- The Fiery Furnaces »
Having made something of a habit of talking to Eleanor and Matt Friedburger in his tenure at the late lamented Plan B magazine, kicking k returns into action for DiS with something like his two billionth interview with The Fiery Furnaces. Matt has adorned these pages quite a lot, recently, thanks to a very confusing and entirely one-sided feud with Radiohead, which this interview sadly predated. Its publication does, however, coincide with the digital release of Take Me Round Again, a digital EP in which the pair 'cover' each others' tracks from most recent album I'm Going Away. As with almost everything about the band, it's very confusing, but you can grab yourself a FREE MP3 (oh yes) of the track 'Keep Me In The Dark', simply by following this link. And if you want to buy the whole thing you may do so at iTunes or Fina.
Scene: some fourth floor radio station brick office, London late summer midafternoon. Heavy curtains quarantine the recording zones from the fun-shaped sofa and table where ELEANOR, MATT and KICK sit. There are more laptops than people.
KICK: It seems an interesting time to speak to you guys – can I call this 'mid-career'?
ELEANOR: Yeah. Six years...
KICK: Eight albums.
ELEANOR: ...and running.
KICK: It's a sizeable legacy...
ELEANOR: [Laughs] Does that mean we can quit today?
KICK: No! Mid-career. You've got to do another seven, at least.
ELEANOR: Oh, OK...
KK: The span of your career – from early records to now – almost charts the downward slide of the business side of the music business...how has the environment changed for you 2003-2009?
EF: I can remember very well the first time we came to London in 2003, and being extremely naïve – thinking the record label puts you up and... [Silence] Now, I'm counting my pennies and getting receipts for everything. Practical things, I'm more aware of – hyper-aware of...
MF: I do think Remember [2008's double live record which spliced multiple versions of songs from across their career, blithely transmogrifying i. tempos ii. arrangements and often iii. tunes] was the end of one section of the band.
KK: How did that affect your mindset when you came to write the latest album, I'm Going Away?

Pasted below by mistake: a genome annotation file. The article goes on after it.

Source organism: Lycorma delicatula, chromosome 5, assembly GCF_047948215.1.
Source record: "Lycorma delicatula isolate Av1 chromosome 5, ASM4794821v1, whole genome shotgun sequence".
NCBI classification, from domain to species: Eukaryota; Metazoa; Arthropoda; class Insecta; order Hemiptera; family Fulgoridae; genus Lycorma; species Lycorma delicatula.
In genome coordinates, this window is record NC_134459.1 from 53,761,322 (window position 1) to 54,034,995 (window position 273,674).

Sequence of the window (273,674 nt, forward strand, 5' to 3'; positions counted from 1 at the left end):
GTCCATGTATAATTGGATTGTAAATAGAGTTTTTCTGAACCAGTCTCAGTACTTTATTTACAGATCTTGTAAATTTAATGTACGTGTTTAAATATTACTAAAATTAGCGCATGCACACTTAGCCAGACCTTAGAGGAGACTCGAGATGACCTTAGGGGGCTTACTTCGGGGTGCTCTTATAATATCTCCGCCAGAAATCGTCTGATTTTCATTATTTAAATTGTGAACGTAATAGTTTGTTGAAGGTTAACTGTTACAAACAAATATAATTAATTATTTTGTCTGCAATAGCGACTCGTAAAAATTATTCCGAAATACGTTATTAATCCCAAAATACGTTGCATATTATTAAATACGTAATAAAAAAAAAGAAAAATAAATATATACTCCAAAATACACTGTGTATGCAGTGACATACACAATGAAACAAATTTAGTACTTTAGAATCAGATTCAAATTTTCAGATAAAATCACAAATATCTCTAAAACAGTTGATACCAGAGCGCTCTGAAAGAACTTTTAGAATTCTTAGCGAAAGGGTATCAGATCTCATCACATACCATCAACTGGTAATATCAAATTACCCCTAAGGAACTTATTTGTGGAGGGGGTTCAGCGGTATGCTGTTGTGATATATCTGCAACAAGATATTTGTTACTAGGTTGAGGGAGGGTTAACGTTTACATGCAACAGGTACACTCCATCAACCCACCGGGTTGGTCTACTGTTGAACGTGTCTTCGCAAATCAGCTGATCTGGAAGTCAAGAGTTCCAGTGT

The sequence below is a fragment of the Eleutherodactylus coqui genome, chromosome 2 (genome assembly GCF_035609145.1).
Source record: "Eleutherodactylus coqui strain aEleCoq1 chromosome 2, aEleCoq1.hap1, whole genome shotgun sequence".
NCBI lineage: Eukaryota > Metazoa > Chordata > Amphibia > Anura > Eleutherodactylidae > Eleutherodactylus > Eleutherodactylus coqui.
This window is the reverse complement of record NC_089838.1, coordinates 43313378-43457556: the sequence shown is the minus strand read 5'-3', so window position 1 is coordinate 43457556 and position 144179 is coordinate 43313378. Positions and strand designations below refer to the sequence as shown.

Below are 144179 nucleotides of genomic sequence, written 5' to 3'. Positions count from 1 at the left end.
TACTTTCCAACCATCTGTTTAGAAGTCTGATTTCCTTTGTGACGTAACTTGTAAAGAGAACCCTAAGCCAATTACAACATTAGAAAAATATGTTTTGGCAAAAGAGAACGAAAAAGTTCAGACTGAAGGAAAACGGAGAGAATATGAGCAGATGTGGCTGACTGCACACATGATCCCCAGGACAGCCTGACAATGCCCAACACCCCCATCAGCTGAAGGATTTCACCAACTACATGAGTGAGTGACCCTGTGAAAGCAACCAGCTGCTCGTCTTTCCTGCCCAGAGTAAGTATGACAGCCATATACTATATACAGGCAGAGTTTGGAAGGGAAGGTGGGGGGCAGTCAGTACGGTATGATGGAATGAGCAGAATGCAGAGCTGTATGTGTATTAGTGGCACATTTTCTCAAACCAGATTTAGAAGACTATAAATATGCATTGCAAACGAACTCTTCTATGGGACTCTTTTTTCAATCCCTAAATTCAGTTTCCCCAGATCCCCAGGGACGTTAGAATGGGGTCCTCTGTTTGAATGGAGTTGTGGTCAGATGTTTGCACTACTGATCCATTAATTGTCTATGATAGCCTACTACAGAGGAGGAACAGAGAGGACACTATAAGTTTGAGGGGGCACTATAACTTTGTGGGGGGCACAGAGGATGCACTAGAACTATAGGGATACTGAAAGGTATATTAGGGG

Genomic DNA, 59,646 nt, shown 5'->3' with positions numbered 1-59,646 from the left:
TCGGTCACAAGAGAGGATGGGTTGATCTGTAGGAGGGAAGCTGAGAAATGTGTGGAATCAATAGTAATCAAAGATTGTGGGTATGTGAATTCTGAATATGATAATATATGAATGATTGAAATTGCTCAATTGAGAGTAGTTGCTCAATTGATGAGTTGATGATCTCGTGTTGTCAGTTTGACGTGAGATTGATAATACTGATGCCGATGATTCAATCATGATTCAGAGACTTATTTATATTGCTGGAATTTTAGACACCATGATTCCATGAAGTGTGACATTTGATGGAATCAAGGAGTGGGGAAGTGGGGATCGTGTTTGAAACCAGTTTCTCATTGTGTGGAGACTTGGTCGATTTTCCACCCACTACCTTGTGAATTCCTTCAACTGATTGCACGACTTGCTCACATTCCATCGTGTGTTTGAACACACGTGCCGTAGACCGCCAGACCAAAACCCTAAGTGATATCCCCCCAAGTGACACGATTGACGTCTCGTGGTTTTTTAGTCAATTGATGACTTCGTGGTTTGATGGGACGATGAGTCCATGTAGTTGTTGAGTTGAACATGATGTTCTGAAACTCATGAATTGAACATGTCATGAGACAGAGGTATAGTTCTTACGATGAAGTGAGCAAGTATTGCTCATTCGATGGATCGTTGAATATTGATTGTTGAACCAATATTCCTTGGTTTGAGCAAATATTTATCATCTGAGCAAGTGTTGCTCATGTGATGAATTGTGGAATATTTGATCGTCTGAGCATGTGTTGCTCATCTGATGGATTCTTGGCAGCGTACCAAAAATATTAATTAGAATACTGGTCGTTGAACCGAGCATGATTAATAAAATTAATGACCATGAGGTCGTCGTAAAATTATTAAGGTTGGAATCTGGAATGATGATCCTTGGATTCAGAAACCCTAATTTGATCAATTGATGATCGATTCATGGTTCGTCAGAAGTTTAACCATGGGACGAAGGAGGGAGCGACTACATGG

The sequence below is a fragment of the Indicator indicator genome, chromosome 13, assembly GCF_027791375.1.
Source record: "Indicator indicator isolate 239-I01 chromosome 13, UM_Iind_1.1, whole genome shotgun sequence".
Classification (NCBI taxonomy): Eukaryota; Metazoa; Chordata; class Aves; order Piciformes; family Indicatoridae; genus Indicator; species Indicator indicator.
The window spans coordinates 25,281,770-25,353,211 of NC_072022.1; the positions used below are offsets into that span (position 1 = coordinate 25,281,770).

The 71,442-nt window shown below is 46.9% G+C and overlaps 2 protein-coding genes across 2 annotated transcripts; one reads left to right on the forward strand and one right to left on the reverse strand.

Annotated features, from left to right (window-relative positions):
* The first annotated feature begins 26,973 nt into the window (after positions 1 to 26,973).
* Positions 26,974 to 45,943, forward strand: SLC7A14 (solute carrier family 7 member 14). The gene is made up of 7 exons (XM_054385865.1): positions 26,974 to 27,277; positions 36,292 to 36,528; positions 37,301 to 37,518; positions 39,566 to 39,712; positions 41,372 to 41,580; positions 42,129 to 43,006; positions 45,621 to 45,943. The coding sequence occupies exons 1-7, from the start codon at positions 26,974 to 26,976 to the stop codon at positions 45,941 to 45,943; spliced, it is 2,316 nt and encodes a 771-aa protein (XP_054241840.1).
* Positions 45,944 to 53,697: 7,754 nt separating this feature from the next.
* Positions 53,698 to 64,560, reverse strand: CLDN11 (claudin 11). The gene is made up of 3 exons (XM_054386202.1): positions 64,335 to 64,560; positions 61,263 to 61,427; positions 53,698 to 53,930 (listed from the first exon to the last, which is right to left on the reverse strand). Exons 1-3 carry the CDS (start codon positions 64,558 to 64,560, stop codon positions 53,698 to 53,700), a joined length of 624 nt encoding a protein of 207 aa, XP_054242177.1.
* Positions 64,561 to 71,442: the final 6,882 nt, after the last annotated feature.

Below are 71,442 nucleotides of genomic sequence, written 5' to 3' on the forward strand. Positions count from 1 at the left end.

EF: From the beginning, we called it 'the recession-proof record'. We recorded it at home – the first time we hadn't used a studio. For the flexibility of that, but also... money reasons.
KK: When you say 'at home'...
EF: Literally at home. In our homes.
MF: Not in my home. But in Bob's basement. And Jason's apartment. And then in Eleanor's living room.
KK: How did that change the recording process? Is it onward shifts of technology that allowed you to do that? It doesn't sound home recorded...
MF: Yeah. We wanted a standard rock-arrangement record. But recorded in people's apartments. That was a lot of the fun for me – having the most conventional rock record be the one we didn't record in a studio.
EF: We spent more time on it than our others - seven hours a day for several days instead of sixteen hours over three weeks – but seven hours without even taking a break – it was like we were in an office.
KK: Like the studio's inside you now.
MF: But it was harder to get an overview of it, to know it was fine...
EF: It was cool for me doing vocals without Matt being there – we've never done that before – I was my own boss. We'd been working on the songs a while...I knew what I was doing.
MF: We had very different experiences.
Video: Fiery Furnaces: 'Charmain Champagne'
KK: If you were to look at this record as a project, what were your goals with it – aside from experimenting with new ways of recording..?
MF: For me, it was the simple tunes all our records had been made up of – but not elaborated on. So, people could listen and elaborate in their own imagination. Or, people who didn't like our past records could listen to this record, hear those tunes, maybe go back and get past the elaborations they didn't like.
Every time I conduct an interview there's one moment (which expands to fill many others) where what was supposed to be a question becomes a monologue in my panicking mouth. Matt and Eleanor sit politely, eyes alternately widening and narrowing as I labour to translate the following note-to-self into a functional question: 'Challenge thrown down to artists in noughties – creative industry's distro/advert-model undermined + media outflanked (MTV to MySpace) Failure of industrial model – artist-companies making products and disseminating through central trunks of label, mass media + retail. Much more necessary for bands to now to hustle for attention rather than let that system do the work – creativity is atomised to memes (novel concepts, creations or news stories) go viral (as opposed to ostentation of hi-budget spectacle).
KK: So... [More silence] ...I feel like...you guys have adapted to that...in the last few years – the behind-the-scenes video to introduce Widow City, for example – I remember seeing that and thinking you were taking promotions into your own hands...
MF: As a rock band, we have to be involved in popular things. Even if it's obsolete pop culture. [Eleanor laughs] Our records are made up of, or inspired by, pop of different...
MF: Yeah. So, that's the idea. People can get attention more easily now, potentially – but can they make money? To do the next project..?